Friday, May 20, 2016

Constitution Series Part 29: Signatures (Maryland)

Let's continue exploring the lives of the people who signed the Constitution! Today we're tackling Maryland.


James McHenry was a military surgeon in the Continental Army during the American Revolution, serving under Washington and Lafayette over the course of the war. Afterward, he started getting involved with politics, which led to his nomination to the Maryland delegates to the Constitutional Convention. He didn't add much to the deliberations, and he was absent much of the time, but his private journal provided another account of the proceedings there. After the convention, McHenry served as a senator for a while and was eventually nominated by Washington to be the Secretary of War, a position he held for most of the Adams Administration as well. He did not get along with John Adams very well, though, and apparently (after being asked to resign in 1800) he goaded Alexander Hamilton into slamming Adams in the press and sabotaging Adams' reelection campaign. The plan succeeded in causing Adams to lose the election, but the split also severely damaged the Federalist Party as a whole, and the party never recovered.
Daniel of St. Thomas Jenifer was a prominent member of the Maryland government for a long time before the American Revolution. He was quite wealthy, and he resented Parliamentary intrusion on colonial affairs. When the Revolution began, he threw a significant portion of his considerable wealth into the revolutionary cause. By the time the Constitutional Convention came along, Jenifer was 64 years old, one of the oldest delegates at the convention. As such, he often acted as an arbiter, finding compromise within some of the most heated debates. For his own part, he fought hard for a strong central government with the ability to tax its citizens. He died in 1790, just a few years after the Constitutional convention.
Daniel Carroll was a member of a prominent Roman Catholic family, uncommon in the colonies, especially since Catholics were often prevented from holding public office. Still, Carroll was one of the few people who signed both the Articles of Confederation and the United States Constitution. At the Constitutional Convention, he fought both for a strong central government and for a clear limitation on the Federal government. He proposed that the President should be chosen by the people rather than by Congress. After the Convention he lobbied hard to get the Constitution ratified in Maryland, and eventually he became one of the state's first Congressmen. When the time came to choose a location for the District of Columbia, Carroll helped acquire the land since part of that land was to come from the Maryland side of the Potomac River. He died shortly thereafter, in 1796. The fact that he and one other Catholic signed the Constitution set a precedent for religious freedom in the United States.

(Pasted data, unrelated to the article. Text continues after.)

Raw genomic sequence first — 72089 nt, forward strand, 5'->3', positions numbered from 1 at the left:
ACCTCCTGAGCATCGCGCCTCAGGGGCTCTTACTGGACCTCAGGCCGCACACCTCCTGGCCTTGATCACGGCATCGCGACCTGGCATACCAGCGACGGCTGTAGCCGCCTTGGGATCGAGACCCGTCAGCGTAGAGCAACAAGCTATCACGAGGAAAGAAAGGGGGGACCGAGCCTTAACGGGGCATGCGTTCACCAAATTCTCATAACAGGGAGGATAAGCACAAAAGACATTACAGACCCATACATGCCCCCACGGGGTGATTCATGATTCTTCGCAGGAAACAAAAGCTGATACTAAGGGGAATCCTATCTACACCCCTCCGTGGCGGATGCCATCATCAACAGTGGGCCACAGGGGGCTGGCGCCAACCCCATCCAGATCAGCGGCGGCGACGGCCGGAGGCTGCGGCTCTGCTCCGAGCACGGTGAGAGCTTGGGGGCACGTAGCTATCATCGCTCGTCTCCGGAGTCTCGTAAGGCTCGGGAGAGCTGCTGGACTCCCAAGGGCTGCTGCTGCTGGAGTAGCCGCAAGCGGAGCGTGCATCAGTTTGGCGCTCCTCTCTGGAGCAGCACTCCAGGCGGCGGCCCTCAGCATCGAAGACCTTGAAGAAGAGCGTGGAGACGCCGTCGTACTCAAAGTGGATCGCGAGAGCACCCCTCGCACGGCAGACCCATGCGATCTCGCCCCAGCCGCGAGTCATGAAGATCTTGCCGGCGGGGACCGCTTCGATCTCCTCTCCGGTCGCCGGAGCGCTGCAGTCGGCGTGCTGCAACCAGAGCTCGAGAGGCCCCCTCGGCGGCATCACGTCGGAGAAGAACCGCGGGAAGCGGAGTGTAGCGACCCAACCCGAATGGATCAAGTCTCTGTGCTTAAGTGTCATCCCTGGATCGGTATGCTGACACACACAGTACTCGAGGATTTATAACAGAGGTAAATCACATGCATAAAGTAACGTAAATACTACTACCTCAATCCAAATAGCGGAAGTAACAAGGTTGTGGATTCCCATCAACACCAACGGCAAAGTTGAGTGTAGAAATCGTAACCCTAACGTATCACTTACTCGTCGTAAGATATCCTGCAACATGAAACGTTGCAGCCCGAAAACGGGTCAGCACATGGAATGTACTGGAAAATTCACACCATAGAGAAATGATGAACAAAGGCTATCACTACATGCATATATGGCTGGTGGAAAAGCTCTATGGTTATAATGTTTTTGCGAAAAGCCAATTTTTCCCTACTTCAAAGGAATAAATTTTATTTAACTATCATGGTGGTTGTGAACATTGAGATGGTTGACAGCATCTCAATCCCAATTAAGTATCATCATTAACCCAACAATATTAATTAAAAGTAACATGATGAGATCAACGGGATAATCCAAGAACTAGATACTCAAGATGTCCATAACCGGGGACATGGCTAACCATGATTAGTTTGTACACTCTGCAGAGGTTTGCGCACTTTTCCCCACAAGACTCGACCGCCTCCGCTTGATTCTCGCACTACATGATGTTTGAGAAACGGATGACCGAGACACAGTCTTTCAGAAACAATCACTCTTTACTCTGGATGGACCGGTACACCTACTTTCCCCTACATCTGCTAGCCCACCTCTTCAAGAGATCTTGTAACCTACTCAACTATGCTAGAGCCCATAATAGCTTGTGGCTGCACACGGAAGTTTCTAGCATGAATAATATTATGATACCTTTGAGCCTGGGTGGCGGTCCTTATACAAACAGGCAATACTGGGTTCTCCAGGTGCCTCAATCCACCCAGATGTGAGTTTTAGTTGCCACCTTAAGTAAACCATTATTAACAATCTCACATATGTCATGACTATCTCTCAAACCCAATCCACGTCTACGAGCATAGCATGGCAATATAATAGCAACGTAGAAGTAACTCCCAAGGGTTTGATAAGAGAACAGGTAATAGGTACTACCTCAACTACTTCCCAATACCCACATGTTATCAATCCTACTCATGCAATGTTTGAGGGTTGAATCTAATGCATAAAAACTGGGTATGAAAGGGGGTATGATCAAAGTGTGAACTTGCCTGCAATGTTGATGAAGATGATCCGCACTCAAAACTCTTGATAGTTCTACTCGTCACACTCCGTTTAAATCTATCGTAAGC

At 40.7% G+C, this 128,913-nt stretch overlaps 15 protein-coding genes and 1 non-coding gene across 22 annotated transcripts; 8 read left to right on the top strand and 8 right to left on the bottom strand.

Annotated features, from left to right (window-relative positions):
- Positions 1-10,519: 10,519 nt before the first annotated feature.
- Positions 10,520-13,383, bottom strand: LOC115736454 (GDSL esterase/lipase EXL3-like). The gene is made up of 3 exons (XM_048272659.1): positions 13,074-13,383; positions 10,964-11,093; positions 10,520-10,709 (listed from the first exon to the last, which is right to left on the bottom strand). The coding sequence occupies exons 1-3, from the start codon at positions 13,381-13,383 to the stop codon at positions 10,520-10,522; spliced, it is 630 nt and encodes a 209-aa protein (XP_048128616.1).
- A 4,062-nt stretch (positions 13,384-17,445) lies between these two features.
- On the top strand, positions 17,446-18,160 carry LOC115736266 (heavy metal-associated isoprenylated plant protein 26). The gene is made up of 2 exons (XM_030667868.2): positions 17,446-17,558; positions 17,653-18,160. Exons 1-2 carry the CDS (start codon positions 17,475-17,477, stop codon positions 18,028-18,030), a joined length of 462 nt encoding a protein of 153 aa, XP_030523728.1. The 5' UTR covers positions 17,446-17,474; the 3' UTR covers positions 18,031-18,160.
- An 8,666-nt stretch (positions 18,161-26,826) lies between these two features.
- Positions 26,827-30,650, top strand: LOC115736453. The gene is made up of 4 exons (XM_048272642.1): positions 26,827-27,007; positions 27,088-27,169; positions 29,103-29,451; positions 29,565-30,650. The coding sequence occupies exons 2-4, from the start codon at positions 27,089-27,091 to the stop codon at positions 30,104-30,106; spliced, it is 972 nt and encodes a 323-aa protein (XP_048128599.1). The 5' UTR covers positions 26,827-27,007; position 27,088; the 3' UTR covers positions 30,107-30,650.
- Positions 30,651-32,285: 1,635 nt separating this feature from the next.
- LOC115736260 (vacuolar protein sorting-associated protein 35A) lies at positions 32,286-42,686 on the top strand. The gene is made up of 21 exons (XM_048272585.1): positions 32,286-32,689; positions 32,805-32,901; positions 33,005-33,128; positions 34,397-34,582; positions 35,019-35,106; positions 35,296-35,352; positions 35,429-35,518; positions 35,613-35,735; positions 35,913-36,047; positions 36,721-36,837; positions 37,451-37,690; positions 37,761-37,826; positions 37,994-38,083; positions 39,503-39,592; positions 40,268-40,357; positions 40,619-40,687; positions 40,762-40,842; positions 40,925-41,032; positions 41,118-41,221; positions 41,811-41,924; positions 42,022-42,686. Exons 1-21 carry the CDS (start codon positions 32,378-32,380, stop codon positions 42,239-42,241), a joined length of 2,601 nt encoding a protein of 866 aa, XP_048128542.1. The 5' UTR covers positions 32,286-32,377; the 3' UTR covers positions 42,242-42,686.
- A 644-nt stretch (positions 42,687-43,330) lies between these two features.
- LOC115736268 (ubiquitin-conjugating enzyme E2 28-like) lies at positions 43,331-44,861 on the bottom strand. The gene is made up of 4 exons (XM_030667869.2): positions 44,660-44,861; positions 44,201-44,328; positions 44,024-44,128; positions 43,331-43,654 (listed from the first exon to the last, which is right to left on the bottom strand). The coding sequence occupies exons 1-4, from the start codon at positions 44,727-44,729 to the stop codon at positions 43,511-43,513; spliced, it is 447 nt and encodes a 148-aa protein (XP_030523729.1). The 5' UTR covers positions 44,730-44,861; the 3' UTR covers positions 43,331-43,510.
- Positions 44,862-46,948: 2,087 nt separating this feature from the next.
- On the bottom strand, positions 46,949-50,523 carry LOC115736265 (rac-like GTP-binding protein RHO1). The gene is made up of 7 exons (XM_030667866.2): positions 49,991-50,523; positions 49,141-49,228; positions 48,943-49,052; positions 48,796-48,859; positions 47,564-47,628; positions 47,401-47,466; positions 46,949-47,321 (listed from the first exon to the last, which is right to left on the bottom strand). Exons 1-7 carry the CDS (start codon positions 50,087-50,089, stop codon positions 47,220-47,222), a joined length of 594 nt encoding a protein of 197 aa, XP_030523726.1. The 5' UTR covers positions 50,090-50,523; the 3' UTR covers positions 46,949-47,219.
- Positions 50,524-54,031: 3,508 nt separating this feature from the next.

Two delegates from Maryland refused to sign the Constitution: Luther Martin and John Francis Mercer. Both disagreed with the idea of a strong central government strongly enough to walk out before the convention was over. Since they didn't sign the Constitution, I won't go into too much detail about their lives. Suffice to say, though, that they both continued to serve in public office for many years in the government they fought to prevent from happening.

Continue to Part 30: Signatures (Virginia)

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